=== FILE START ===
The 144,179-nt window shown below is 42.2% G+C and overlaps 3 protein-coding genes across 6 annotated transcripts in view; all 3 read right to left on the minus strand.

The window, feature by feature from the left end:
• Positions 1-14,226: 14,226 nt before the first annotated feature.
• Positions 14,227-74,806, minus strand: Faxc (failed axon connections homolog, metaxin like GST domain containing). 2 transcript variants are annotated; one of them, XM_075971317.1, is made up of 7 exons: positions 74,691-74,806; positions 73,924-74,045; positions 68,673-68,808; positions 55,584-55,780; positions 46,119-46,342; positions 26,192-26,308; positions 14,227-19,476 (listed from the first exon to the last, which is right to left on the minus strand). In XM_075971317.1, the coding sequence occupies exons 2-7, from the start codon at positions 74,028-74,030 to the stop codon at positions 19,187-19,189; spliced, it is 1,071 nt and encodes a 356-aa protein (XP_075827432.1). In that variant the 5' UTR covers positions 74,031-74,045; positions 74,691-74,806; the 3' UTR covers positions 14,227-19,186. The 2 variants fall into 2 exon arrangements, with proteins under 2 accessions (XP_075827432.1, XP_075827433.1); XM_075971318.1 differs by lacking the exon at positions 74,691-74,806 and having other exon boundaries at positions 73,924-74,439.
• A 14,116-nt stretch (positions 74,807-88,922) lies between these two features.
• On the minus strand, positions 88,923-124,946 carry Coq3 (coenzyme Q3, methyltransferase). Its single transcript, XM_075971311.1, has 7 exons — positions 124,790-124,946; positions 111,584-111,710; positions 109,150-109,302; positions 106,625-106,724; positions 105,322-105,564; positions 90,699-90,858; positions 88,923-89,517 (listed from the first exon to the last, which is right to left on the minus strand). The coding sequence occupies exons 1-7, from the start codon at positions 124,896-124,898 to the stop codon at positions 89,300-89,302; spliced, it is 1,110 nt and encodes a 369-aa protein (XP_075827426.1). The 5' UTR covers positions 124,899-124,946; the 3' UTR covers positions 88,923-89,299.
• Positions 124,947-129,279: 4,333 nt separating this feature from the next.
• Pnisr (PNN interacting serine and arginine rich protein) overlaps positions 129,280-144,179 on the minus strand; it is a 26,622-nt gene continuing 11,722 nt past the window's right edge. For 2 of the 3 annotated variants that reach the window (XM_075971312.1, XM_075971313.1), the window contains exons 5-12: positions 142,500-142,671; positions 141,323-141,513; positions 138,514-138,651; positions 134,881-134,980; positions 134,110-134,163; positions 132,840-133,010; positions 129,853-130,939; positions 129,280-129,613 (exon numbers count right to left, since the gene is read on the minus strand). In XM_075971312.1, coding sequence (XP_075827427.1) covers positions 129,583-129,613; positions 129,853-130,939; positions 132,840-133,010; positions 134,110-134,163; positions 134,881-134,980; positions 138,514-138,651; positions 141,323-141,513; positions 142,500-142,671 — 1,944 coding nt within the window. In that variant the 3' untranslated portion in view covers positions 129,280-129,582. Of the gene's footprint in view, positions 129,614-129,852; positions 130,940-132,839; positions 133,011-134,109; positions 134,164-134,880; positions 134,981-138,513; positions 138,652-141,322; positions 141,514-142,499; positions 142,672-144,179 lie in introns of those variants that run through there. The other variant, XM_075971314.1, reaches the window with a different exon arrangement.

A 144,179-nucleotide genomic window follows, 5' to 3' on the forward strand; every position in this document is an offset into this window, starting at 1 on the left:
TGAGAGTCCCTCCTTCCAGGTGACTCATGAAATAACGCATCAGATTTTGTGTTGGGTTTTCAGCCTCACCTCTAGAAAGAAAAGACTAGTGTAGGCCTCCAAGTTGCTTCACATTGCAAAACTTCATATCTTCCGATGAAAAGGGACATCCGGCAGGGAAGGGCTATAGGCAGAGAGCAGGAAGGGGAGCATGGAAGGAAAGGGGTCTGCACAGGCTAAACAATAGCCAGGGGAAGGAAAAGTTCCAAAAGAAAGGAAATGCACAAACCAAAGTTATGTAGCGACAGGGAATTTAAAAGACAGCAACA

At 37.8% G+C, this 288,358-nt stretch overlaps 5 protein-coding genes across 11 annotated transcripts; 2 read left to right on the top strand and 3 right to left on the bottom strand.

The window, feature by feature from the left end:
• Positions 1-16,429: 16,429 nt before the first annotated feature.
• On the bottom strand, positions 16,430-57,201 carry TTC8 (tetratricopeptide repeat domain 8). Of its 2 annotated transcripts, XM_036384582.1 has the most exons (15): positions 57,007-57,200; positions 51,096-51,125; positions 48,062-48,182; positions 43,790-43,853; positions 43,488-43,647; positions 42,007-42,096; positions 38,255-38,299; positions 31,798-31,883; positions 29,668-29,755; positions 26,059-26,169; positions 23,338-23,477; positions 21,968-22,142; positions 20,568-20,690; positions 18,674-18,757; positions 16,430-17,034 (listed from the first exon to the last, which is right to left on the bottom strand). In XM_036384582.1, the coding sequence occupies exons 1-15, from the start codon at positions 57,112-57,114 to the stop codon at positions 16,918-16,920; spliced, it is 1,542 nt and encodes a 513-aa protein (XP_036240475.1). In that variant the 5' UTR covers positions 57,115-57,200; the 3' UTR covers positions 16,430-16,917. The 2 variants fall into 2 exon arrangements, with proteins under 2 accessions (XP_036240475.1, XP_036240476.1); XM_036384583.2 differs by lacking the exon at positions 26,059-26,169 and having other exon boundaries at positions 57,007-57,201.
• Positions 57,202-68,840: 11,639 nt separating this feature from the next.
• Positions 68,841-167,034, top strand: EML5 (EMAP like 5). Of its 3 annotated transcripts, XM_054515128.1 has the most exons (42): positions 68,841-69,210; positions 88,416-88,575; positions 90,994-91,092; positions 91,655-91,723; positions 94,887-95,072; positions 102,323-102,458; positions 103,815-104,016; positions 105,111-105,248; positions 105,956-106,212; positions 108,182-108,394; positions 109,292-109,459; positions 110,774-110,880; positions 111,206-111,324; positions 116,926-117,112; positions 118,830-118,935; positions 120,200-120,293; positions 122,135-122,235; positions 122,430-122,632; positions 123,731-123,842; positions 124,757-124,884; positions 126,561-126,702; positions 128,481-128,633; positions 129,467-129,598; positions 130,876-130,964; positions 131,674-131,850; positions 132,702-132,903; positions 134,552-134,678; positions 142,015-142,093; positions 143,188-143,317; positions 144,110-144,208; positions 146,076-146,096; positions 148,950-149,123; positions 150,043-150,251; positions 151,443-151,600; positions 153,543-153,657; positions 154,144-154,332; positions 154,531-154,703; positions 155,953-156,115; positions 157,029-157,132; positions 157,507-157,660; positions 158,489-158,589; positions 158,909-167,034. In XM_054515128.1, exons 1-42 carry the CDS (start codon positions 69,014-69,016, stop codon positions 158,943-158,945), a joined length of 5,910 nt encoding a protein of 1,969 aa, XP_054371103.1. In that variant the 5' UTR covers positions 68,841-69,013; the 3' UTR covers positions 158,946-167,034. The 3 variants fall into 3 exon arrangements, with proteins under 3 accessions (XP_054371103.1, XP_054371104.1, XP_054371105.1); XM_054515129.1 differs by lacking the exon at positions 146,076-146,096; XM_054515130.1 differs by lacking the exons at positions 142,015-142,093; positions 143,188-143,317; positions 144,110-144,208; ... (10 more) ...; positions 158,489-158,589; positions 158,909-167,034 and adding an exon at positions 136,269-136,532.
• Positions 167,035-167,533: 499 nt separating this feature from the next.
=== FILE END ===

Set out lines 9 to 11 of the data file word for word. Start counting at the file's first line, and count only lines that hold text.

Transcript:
A 144,179-nucleotide genomic window follows, 5' to 3' on the forward strand; every position in this document is an offset into this window, starting at 1 on the left:
TGAGAGTCCCTCCTTCCAGGTGACTCATGAAATAACGCATCAGATTTTGTGTTGGGTTTTCAGCCTCACCTCTAGAAAGAAAAGACTAGTGTAGGCCTCCAAGTTGCTTCACATTGCAAAACTTCATATCTTCCGATGAAAAGGGACATCCGGCAGGGAAGGGCTATAGGCAGAGAGCAGGAAGGGGAGCATGGAAGGAAAGGGGTCTGCACAGGCTAAACAATAGCCAGGGGAAGGAAAAGTTCCAAAAGAAAGGAAATGCACAAACCAAAGTTATGTAGCGACAGGGAATTTAAAAGACAGCAACA

At 37.8% G+C, this 288,358-nt stretch overlaps 5 protein-coding genes across 11 annotated transcripts; 2 read left to right on the top strand and 3 right to left on the bottom strand.